Bollywood cinema a contributor to rape culture?
I remember the day when I switched on the new to see that havoc had the streets of New Delhi, a young girl named Jyoti Singh Pandey was the victim of a heinous crime when she was Gang raped and thrown off a moving bus on the streets of New Delhi. Since this had occurred many people are targeting one of India’s most influential (considered soft power) industries as one of the leading roles of rape culture today. Bollywood is being scrutinized all over the world with some saying that although “Bollywood does not condone or glorify rape… it does condone a culture of misogyny and sexual harassment that contextualizes and allows rape” (Yan, 2014) indeed it would be wrong to presume that Bollywood is the root cause of such acts but it is important to outline the factors which have surfaced to reach the point of such accusations.
One of the main reasons why Bollywood has been targeted is the famous ‘item number’ a sensual and sexualised dance which in fact can create somewhat of a moral panic, it’s in the name itself ‘item’ the term object springs to mind and Laura Mulvey’s idea suggests that “film offers visual pleasure by objectifying the woman in the narrative for the active male protagonist” (Dolan, 2012) thus creating the “hegemonic ideology within society” (christimothy12, 2013). Baby Doll one of India’s newest releases had one of the raciest and most sexualised opening mottos which can be seen as pushing all boundaries ‘come play with me’ and with lyrics from other item songs such as “It kills the boys’ (good) intentions… why do you just see with your eyes, do what you want with your hands…” it is evident as to why this would be considered a moral panic for a conservative city. Bollywood actress ‘Deepika Pudukone’ doesn’t seem to agree with this idea as she believes Bollywood and the favoured item song is a way to “improve the image of women in India” (Raja, 2014) she goes onto say that it’s all about “empowered woman dancing and expressing herself” (Raja, 2014) within a society where women can be seen as subordinate to men Guy debord emphasis that celebrity culture is a “the spectacular representation of a living human being” (Plant, 1992)… “the opposite of the individual” (Plant, 1992) although Deepika Pudukone argues that the idea of the item song is to empower women, men are often in the background of these films harassing the women in the film Khambakth Ishq Akshay Kumar is seen with a mob of men harassing actress Kareena Kapoor the song ‘lakh lakh nakreh” consists of the lyrics “leave your tantrums they aren’t going to work” (basically even if you say no im still going to come after you) what debord suggests that the lifestyle which is projected to us within film will be the lifestyle that the “opposite individual” will want to achieve they portray it in such a way where even harassing a girl becomes a glamorous act.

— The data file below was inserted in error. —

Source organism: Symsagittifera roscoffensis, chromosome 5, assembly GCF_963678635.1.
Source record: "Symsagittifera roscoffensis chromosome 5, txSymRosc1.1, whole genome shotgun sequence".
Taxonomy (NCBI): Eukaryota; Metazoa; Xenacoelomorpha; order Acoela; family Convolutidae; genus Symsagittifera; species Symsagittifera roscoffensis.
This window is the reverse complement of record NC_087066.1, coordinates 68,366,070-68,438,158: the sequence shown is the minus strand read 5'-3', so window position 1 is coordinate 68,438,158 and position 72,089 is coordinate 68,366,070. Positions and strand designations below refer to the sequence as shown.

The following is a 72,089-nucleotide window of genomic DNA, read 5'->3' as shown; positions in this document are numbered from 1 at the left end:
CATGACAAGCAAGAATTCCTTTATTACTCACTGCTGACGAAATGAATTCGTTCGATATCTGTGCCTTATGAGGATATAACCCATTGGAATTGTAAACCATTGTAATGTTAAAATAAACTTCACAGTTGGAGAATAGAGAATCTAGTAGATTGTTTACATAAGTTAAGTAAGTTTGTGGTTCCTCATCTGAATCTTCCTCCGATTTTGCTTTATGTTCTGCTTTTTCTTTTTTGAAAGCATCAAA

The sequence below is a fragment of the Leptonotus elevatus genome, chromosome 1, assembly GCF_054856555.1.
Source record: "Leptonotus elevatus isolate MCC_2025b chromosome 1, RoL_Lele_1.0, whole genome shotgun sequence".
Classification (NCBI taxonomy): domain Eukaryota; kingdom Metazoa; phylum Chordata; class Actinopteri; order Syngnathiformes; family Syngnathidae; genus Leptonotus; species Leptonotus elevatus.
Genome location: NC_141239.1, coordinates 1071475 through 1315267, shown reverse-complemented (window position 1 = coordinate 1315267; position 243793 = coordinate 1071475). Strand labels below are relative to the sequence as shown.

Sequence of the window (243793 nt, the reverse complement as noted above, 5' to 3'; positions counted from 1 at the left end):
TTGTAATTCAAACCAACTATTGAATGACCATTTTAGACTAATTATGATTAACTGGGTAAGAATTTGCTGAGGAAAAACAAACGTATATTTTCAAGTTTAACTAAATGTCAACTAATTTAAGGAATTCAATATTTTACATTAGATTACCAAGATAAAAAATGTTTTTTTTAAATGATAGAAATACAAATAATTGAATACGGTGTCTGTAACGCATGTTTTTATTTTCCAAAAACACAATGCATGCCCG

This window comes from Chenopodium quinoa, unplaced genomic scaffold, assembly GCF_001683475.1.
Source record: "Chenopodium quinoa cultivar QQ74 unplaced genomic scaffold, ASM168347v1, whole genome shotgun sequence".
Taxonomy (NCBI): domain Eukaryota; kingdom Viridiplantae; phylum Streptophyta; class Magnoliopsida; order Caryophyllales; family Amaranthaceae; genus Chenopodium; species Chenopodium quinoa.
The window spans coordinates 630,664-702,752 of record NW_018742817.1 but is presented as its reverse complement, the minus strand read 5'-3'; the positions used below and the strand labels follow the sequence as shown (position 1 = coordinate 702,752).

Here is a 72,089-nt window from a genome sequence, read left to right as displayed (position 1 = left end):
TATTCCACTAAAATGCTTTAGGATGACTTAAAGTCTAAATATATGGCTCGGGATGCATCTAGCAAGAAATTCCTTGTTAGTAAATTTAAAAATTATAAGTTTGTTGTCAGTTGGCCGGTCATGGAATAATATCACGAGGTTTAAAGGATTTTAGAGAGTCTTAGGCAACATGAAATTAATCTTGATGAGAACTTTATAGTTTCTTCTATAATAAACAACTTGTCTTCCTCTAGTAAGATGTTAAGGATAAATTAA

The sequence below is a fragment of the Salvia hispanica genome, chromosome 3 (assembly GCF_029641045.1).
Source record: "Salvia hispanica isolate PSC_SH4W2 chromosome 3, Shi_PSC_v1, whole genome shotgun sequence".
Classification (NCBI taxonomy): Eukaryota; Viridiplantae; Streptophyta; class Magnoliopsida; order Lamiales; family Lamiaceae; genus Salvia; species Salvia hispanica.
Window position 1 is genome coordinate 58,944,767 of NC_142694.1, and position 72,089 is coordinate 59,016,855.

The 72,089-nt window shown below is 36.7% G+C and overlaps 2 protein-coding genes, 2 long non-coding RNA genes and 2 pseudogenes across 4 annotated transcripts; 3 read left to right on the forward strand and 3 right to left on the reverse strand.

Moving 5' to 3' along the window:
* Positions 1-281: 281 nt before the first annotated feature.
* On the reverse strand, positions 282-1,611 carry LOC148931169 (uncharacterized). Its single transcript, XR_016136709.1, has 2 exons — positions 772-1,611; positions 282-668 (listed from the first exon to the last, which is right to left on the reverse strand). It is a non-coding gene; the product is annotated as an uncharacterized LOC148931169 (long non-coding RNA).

It isn’t news to anybody that Indian cinema is known for portraying its social norms and conventions to society through the idea daughter in law and devoted wife, however contemporary Bollywood films are not subjecting to these regressive female roles possibly in a way to inform their society that women are more than they typical ‘stay at home mum’ women are out their getting careers and becoming leading ladies although film can influence a society often cinema changes with this society Michael Foucault suggest that “Where there is power, there is resistance.” (Mills, 2003) (Foucault, 1990) So is it right to say that Indian cinema is resisting the idea of portraying women in their subordinate to men roles this can be seen by actress Vidiya Balan in her award winning role for Kahaani and No one killed Jessica alongside Rani Mukherjee
On the bases of looking at both arguments I believe it is unclear to see which is right and which is wrong they both have well informed ideas on the contribution or lack of to rape culture. However in my opinions I do believe that Rape culture is something more than your typical Bollywood film I believe it is a problem not only in India but everywhere and needs to be targeted through its main cause not what the cause could be.
christimothy12. (2013, september 20). Laura Mulvey the Male gaze . Retrieved from slideshare: http://www.slideshare.net/christimothy12/laura-mulvey-the-male-gaze-26381318
Dolan, J. (2012). The Feminist Spectator as Critic. In J. Dolan, The Feminist Spectator as Critic (p. 48). The University of Michigan Press; 2nd Revised edition edition .
Foucault, M. (1990). The History of Sexuality, Vol. 1: An Introduction. Vintage; Reissue edition .
Mills, S. (2003). Michel Foucault . In S. Mills, Michel Foucault (p. 40). Routledge.
Plant, S. (1992). The Most Radical Gesture: The Situationist International in a Postmodern Age. In S. Plant, The Most Radical Gesture (p. 66). Routledge .
Raja, P. (2014, september 23). Deepika Padukone to appear in more item numbers to showcase her dancing skills. Retrieved from Faking News: http://my.fakingnews.firstpost.com/2014/09/23/deepika-padukone-to-appear-in-more-item-numbers-to-showcase-her-dancing-skills/
Yan, S. (2014, May 8). Does Bollywood Contribute to Rape Culture in India? Retrieved from borgenmagazine: http://www.borgenmagazine.com/bollywood-contribute-rape-culture-india/